Both scp and rsync are command line tools that you can use to transfer files to and from remote systems like Satori. They both work like cp, but you have to specify the hostname of the remote system. You’ll need to know the path to the file or directory that you want to transfer and the path to the location where you want to transfer the file or directory. To transfer a file from your computer to Satori, for example:

scp <>

To transfer a file from Satori you’d do a similar thing, but swap the arguments. For example, to transfer to the current directory:

scp<> .

To transfer a directory use the -r (recursive) flag as you would with cp and other Linux commands.

The rysnc command works similarly, but has more options. For example, you can run it with the -u (update) option, which will only transfer files that have not already been transferred.

Satori Portal File Explorer

Using the File Explorer on the Satori Portal you can navigate, view, and transfer files. To get to the File Explorer, log into the Satori Portal and click Files -> Home Directory. From here you can click use the Upload and Download buttons to move your files. You can also drag and drop files from your computer into the File Explorer window to transfer them to the system.

Types of Jobs

There a couple of different ways you can run on Satori. We’ve already mentioned that you can start up Jupyter Lab from the Satori Portal and run Jupyter Notebooks there. You can also open a terminal in Jupyter and run at the command line there. This is a great place to start if you are more familiar with Jupyter. Outisde of Jupyter, there are two other main ways to run your code, the first are interactive jobs, the second are batch jobs.

Running Interactive Jobs

In an interactive job you are running at the command line on a compute node. You can start up a Julia or Python shell and run interactively there, or you can run scripts or programs at the command line. Interactive sessions won’t end until you exit them or you come to the end of your time limit. Interactive jobs are very good for testing, debugging, figuring out your workflow, or interactive data exploration. When you first port your code to Satori, it can be helpful to first run it in an interactive session, so you can iteratively make edits and rerun your code, without waiting for new resources each time. However, once you have a script that you are fairly confident will run without need for intervention, it’s time to move on to a batch job.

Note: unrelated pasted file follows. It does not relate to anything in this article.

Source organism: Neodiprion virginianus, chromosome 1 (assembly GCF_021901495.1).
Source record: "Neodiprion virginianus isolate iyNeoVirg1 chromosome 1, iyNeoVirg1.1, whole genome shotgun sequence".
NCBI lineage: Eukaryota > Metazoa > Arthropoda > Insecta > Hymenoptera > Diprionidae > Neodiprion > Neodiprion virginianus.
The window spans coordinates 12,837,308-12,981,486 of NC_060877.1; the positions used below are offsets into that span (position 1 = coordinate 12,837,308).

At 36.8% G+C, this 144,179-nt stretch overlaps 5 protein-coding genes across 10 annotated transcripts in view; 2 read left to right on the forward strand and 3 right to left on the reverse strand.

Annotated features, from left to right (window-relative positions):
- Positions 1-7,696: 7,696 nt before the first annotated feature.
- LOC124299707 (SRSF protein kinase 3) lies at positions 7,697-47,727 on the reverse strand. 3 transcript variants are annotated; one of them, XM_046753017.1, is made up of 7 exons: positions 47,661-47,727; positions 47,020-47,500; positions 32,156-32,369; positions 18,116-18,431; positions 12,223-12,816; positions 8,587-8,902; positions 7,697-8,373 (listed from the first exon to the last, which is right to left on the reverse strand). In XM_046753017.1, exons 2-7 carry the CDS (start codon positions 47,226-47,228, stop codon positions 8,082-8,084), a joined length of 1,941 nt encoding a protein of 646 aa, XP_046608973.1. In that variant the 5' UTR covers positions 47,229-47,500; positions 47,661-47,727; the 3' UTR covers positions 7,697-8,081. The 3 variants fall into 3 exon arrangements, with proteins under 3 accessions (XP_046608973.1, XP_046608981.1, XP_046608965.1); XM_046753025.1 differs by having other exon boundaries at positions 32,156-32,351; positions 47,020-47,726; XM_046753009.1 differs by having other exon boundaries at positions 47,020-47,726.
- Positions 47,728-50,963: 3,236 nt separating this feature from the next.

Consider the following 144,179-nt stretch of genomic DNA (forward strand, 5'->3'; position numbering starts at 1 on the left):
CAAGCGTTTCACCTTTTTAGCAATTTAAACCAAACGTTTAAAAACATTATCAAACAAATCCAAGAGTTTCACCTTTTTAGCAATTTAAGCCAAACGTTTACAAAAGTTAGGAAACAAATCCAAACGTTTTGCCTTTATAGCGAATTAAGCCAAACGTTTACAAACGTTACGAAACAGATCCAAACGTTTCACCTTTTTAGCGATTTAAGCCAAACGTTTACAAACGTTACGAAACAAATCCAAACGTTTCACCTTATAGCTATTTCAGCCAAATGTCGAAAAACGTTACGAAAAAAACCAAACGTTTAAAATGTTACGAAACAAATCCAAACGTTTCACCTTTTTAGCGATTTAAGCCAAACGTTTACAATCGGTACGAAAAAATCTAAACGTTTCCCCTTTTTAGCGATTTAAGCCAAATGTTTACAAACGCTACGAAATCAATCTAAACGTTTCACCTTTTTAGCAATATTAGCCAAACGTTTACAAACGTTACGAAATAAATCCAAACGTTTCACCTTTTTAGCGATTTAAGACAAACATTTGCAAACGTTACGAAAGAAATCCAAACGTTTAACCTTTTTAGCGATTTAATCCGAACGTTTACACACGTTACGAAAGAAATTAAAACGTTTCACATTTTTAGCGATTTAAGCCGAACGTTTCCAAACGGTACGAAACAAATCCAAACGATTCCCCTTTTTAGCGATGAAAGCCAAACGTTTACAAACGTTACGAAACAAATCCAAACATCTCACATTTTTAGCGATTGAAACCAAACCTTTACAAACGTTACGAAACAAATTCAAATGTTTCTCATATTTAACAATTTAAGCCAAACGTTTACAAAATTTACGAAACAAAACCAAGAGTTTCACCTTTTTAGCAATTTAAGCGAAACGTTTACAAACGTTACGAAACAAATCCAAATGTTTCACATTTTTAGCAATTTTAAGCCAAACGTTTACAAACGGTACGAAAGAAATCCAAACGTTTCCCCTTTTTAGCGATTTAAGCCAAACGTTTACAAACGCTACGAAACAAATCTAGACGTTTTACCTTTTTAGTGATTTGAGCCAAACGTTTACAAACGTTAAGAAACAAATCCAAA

Visit the Interactive Jobs section to see how to start an interactive session using the exisitng LSF workload manager.

Note Satori is in the process of being migrated to the SLURM Workload manager. Visit the Interactive Jobs section to see how to start an interactive session using the new SLURM workload manager. Note: More recent CUDA Drivers are only available on Slurm.

Running Batch Jobs

Batch jobs are the most common type of job on HPC clusters. You have a script or executable you’d like to run and you submit that to the scheduler using a submission or batch script. From there, the scheduler will decide when and where to run your script, and when your script comes to completion or runs into an error the job will end.

Visit the Batch Jobs section to see how to submit a batch job using the existing LSF workload manager , as well as some sample submission scripts and other information on monitoring batch jobs.

Note Satori is in the process of being migrated to the SLURM Workload manager. Visit the Batch Jobs section to see how to submit a batch job using the new SLURM workload manager , as well as some sample submission scripts and other information on monitoring batch jobs.

One of the most common questions on batch jobs is how to know what is going on with them, how does the user know if there is an error or monitor the output of the job. In your submission script you specify where you want the errors and output for your job. Print statements in your code can be very useful for debugging or for quickly checking the progress of a job. One handy command for watching these files is “tail” with the “-f” option. This command will print the last few lines of a file, and with “-f” will wait and print new lines as they are written to the file. For example:

tail -f my_job.log-12345

Will print the output of the log file my_job.log-12345, where 12345 is the Job ID for this particular job. To exit the “following” mode, press Ctrl+C.

Project Groups

Project groups can be created for sets of accounts that wish to share storage or make use of a priority partition. Groups can be created in MIT WebMoira. Once a group is created please email the system administration team to request the group be activated on Satori. The WebMoira interface can then be used to manage group membership.

Creating project groups

To create a project group access the MIT WebMoira interface here

and select “Create a new list”. Follow the steps on the web pages, selecting the “Moira” group, “Active”, “Moira Group”, “NFS Group” and “Public Options”. In the group page make sure the group settings appear as


Once the group is created notify the systems administration team that you wish the group to be activated on Satori. The WebMoira interface can then be used to manage group membership.

Please be advised that group storage space must be purchased on NESE. The systems administration team can provide contact for such inquiries.